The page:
Ginny finished buttoning James into his coat. 'Stay right there,' she told him, 'Mummy just needs to find her boots…' Ginny's voice trailed off as she gazed around the kitchen. Her boots weren't by the door, where they should have been. Now was not the time to mislay anything. She really didn't feel well. She had a cold or the flu, or something, she just couldn't shake. She wasn't madly running around the British Isles lately, as she was only covering the Harpies these days, and most of the places they went were on the Floo. But she just felt done in all the time. Ginny blew a strand of hair out of her face in frustration. She had to hurry. James was being unusually patient, but she knew it wouldn't last very long. ­Think, Weasley, she thought to herself. Where was the last place you saw the bloody things? Ginny mentally retraced her steps from yesterday evening. She Flooed to the Prophet office from Holyhead, left her story with her editor, Apparated to the front garden, walked in the front door… Ginny strode into the hallway and saw her boots lying next to the front door. She sighed in annoyance at herself. She picked up the shoes and headed back for the kitchen quickly. James could get into mischief almost as fast as the twins.

To her relief, James was standing quietly by the window, nose pressed to the glass, watching as fat flakes of snow drifted to the ground. She shoved her feet into the boots and tied the laces. After checking that her wand was in her coat pocket, she picked up James. 'Are you ready to go see Auntie Hermione and Grandmum?' she asked him. At dinner Sunday, Hermione and Mum offered to take James for the day Saturday, after taking in Ginny's wan appearance.

'Yes!' James' face lit up. Grandmum meant chocolate biscuits.

Ginny made her way to the kitchen's fireplace and threw a handful of Floo powder in the flames. 'The Burrow,' she said. James began to giggle as they spun through the flames.

Stepping out of the fireplace, Ginny's nose was assaulted by the aromas of roasting chicken, apple pie, bread, and vegetable soup. She dropped James on the sitting room floor, and bolted for the bathroom. She heard James begin to work his way up to a good wail, but she just couldn't care right now. She slammed the door closed and leaned over the sink, retching. 'Ginny?' Molly knocked on the door. 'Are you all right, dear?'

'Yes, Mum. I'll be out in a minute.' Ginny splashed some water on her face and opened the door. Molly stood in the hallway, in her flowered apron, wand sticking out of the pocket, James snuffling in her arms.

'Let's get you some tea, dear,' Molly said mildly. Molly was a bit worried about Ginny lately. Ginny headed back down the stairs, hoping she didn't give Mum a repeat performance. Molly gestured to the sitting room. 'Go sit down. I'm going to let your father spend some quality time with the wee heathen.'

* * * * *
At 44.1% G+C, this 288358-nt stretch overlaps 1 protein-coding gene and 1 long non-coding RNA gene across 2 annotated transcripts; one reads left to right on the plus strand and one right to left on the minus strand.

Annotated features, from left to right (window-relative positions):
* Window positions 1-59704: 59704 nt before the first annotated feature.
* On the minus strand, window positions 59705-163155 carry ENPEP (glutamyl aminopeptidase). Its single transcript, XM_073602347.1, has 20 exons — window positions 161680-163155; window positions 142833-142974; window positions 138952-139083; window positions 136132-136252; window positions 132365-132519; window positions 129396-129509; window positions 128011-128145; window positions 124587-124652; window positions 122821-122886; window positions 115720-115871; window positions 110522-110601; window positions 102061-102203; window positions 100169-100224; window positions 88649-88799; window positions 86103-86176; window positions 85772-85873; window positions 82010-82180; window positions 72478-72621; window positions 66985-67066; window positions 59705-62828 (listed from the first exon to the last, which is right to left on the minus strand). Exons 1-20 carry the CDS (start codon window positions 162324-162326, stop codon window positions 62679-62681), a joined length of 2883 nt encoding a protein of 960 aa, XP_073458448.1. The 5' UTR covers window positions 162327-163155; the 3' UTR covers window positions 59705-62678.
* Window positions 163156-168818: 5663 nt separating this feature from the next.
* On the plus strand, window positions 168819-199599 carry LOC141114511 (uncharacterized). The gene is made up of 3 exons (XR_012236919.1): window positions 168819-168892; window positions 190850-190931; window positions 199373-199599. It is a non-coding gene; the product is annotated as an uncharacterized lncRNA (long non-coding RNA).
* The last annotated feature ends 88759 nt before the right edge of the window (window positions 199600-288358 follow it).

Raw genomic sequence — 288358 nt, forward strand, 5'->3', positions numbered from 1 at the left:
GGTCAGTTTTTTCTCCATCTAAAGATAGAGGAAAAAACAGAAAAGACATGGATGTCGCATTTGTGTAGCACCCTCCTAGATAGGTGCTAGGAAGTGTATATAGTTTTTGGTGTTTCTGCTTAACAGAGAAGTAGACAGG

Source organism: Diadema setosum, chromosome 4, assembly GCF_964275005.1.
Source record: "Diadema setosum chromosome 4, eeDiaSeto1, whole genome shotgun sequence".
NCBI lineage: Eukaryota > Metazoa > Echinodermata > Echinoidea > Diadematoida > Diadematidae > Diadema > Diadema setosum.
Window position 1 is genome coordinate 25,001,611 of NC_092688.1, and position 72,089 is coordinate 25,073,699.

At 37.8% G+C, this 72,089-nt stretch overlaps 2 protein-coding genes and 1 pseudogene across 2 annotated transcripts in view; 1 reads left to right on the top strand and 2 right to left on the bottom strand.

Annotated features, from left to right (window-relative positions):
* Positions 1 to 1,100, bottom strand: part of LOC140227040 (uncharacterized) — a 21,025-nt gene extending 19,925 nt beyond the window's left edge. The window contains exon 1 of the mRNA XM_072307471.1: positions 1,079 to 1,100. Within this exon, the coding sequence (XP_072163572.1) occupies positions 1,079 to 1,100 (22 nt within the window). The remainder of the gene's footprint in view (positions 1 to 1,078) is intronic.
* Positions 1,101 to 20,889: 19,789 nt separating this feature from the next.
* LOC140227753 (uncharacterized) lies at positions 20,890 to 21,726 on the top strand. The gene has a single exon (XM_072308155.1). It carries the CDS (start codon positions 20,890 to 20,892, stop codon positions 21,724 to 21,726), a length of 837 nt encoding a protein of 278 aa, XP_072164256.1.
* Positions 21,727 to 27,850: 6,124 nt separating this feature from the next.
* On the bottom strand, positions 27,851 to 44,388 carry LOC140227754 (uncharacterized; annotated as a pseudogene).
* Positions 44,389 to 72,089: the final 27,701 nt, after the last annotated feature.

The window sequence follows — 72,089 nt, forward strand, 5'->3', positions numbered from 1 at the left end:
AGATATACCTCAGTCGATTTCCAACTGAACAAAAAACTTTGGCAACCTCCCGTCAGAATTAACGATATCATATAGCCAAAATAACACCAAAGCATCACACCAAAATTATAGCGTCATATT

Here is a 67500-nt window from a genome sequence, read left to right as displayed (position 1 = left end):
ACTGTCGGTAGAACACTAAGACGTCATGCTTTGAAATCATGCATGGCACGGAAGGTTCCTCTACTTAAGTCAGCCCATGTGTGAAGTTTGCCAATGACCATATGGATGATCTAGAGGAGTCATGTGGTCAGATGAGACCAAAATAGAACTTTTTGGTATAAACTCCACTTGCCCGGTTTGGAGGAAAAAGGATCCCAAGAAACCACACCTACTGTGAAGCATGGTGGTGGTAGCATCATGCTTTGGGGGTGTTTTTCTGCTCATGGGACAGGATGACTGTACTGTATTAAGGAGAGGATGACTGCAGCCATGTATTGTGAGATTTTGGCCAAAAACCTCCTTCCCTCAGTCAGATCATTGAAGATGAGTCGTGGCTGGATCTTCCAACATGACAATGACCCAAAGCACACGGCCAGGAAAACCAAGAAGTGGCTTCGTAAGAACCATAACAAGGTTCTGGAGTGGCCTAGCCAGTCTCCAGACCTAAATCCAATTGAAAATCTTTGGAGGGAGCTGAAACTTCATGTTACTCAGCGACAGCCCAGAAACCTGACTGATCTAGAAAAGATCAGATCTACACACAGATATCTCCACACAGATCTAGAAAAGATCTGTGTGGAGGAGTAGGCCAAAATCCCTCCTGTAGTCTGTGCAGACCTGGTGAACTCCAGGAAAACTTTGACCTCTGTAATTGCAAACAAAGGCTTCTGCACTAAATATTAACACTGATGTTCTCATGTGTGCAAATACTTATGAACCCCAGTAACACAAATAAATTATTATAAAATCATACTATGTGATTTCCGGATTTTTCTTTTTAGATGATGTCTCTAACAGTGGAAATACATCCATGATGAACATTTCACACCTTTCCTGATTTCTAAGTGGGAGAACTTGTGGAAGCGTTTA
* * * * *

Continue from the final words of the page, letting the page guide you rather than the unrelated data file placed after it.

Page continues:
Ginny sank on the sofa, leaned back, and closed her eyes with a sigh. Nothing tasted good, or even stayed down. She was still exhausted, even after sleeping for twelve hours last night. She cracked open an eyelid when she heard the clink of a tray of tea and toast. 'Eat this,' Molly handed her a slice of dry toast, and a cup of tea. 'Ginny, I know you're a grown woman, and I don't mean to pry,' – Ginny snorted – 'but is there something you need to tell me?' Ginny stared at her mother blankly. Molly sighed. Generally Ginny wasn't this obtuse. That was Ron's area. 'Are you pregnant?' Molly asked bluntly. Ginny paled. She had thought about it, briefly a couple of weeks ago, and dismissed the idea.

'I… Uh…' Frantically, Ginny began to count backwards. 'Damn,' she whispered. 'Mum, I need to go.' She stood suddenly and Apparated to London.

Ginny checked her pocket for Muggle money. She was in the neighborhood where she and Harry first lived after the war. There was a chemist just down the street. She stood outside the door and took a deep breath. Standing out in the snow wasn't going to make this any easier. She pushed the door open, and almost furtively made her way to the correct aisle. She gazed at the selection in bewilderment. Harry had bought the last round. Ginny found the box that looked like the one she had used with James. She paid for it, tucked the bag into her coat pocket, and Apparated home.

Ginny appeared at the back door of the house and went inside. She toed her boots off at the door, and tore upstairs to the master bedroom. She laid her coat over the foot of the bed, and took the bag out of the pocket, carrying it into the bathroom like it would explode if she jarred it. She placed the box on the counter and hands shaking opened the box.

Five minutes later, Ginny had stuffed the box and paper bag into the rubbish bin, and went to sit in her favorite armchair in the corner of the bedroom. They had not planned this. Not having another one so soon. She picked up a photograph that sat on the small table next to the chair. It was a picture of Harry, James, and her right after James' birth. She traced the curve of James' head with a fingertip. Ginny steeled herself for the onslaught of questions, picked up her coat, and went back to the Burrow. And her mum.

'Mum?' Ginny called as she walked through the door.

'In the kitchen, dear.'

Ginny slid into the chair she had used as a child and propped her head on a hand. 'Mum? '


'Can I ask you something?'

'Of course, dear.'

'How did you do it?'

'Do what?'

'Us. All together like you did.' Ginny's voice trembled.

'Oh.' Molly sat in the chair next to Ginny's. 'It wasn't easy. Not at first. I wasn't much older than you were when you were married. And,' she added dryly, 'I'm sure you can count.' A faint pink tinge stole over Molly's cheeks. Ginny pretended to have suddenly gained great interest in her fingernails. Molly cleared her throat and continued, 'We had Bill, then Charlie. By the time Percy came along, those two were old enough to do enough for themselves. By the time you were a year old, Bill was at school.' Molly shrugged. 'My mum was still alive when Bill and Charlie were born, so she helped out some. I definitely did not do it all on my own.